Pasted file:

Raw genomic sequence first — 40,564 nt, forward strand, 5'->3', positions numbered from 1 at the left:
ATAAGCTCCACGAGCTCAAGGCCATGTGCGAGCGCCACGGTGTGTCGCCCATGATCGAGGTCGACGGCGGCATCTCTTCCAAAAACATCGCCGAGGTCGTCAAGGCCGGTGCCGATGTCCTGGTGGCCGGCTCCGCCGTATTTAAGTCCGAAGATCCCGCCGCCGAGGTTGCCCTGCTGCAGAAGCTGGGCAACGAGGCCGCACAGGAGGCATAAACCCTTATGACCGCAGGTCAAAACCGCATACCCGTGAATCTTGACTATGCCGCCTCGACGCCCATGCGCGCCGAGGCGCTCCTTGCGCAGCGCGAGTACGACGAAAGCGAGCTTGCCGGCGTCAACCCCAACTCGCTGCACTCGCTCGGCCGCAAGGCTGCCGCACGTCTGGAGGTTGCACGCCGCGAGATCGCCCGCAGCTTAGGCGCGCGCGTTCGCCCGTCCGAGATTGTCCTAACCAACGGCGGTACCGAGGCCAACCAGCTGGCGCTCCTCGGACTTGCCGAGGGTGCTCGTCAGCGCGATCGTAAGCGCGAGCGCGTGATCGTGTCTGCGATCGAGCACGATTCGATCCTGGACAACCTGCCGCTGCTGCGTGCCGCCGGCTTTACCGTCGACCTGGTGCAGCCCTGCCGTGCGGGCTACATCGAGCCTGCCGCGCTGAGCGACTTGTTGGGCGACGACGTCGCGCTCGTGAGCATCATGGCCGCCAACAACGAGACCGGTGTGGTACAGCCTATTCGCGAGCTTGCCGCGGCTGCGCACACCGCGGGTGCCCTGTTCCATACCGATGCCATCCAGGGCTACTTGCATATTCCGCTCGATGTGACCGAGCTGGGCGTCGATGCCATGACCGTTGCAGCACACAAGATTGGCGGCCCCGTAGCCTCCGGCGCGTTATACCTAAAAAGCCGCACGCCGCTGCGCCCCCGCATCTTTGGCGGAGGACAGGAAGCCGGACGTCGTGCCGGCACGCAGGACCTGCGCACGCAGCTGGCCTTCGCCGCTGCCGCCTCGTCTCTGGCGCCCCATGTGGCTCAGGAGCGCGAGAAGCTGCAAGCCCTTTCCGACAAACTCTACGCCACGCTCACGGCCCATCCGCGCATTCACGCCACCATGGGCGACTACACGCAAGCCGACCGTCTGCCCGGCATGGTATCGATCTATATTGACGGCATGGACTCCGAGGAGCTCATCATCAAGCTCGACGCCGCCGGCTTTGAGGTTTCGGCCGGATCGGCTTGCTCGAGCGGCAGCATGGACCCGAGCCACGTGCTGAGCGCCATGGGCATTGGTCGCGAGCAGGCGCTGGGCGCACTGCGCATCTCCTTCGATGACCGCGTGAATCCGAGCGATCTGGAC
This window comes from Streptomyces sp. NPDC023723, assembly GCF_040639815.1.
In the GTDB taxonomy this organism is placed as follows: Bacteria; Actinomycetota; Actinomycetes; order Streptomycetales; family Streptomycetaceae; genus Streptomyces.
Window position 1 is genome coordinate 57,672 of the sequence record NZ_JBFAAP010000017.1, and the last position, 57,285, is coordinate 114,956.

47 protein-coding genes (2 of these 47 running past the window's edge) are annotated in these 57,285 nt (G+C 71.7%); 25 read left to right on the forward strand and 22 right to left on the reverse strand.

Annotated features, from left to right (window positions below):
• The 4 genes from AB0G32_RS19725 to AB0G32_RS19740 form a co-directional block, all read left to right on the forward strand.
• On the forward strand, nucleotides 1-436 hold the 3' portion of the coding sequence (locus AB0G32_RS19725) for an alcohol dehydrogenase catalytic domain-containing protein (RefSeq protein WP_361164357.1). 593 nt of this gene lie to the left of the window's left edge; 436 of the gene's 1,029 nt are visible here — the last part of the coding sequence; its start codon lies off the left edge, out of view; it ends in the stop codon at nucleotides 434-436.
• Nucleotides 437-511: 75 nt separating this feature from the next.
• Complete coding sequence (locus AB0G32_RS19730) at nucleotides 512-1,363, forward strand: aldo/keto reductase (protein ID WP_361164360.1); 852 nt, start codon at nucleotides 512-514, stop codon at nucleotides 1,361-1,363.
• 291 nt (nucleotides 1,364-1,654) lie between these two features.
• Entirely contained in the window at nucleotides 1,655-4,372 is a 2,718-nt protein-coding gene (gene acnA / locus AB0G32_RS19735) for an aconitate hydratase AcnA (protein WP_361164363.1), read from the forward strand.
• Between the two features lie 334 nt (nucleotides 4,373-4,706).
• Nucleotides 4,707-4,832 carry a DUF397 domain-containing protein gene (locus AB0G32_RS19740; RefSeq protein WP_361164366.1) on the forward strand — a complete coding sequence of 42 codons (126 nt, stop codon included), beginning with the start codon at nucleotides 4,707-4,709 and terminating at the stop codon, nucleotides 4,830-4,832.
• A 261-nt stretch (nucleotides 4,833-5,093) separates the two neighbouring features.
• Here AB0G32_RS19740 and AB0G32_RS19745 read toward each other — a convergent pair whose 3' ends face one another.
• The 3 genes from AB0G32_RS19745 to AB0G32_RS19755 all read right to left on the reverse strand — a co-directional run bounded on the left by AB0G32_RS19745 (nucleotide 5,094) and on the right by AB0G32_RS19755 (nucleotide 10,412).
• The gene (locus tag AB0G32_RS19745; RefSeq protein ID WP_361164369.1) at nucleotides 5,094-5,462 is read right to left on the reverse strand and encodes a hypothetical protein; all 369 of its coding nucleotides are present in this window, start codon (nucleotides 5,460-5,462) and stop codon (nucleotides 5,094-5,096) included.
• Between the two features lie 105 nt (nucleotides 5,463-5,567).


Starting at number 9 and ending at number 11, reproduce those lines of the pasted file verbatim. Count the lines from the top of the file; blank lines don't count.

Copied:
• On the forward strand, nucleotides 1-436 hold the 3' portion of the coding sequence (locus AB0G32_RS19725) for an alcohol dehydrogenase catalytic domain-containing protein (RefSeq protein WP_361164357.1). 593 nt of this gene lie to the left of the window's left edge; 436 of the gene's 1,029 nt are visible here — the last part of the coding sequence; its start codon lies off the left edge, out of view; it ends in the stop codon at nucleotides 434-436.
• Nucleotides 437-511: 75 nt separating this feature from the next.
• Complete coding sequence (locus AB0G32_RS19730) at nucleotides 512-1,363, forward strand: aldo/keto reductase (protein ID WP_361164360.1); 852 nt, start codon at nucleotides 512-514, stop codon at nucleotides 1,361-1,363.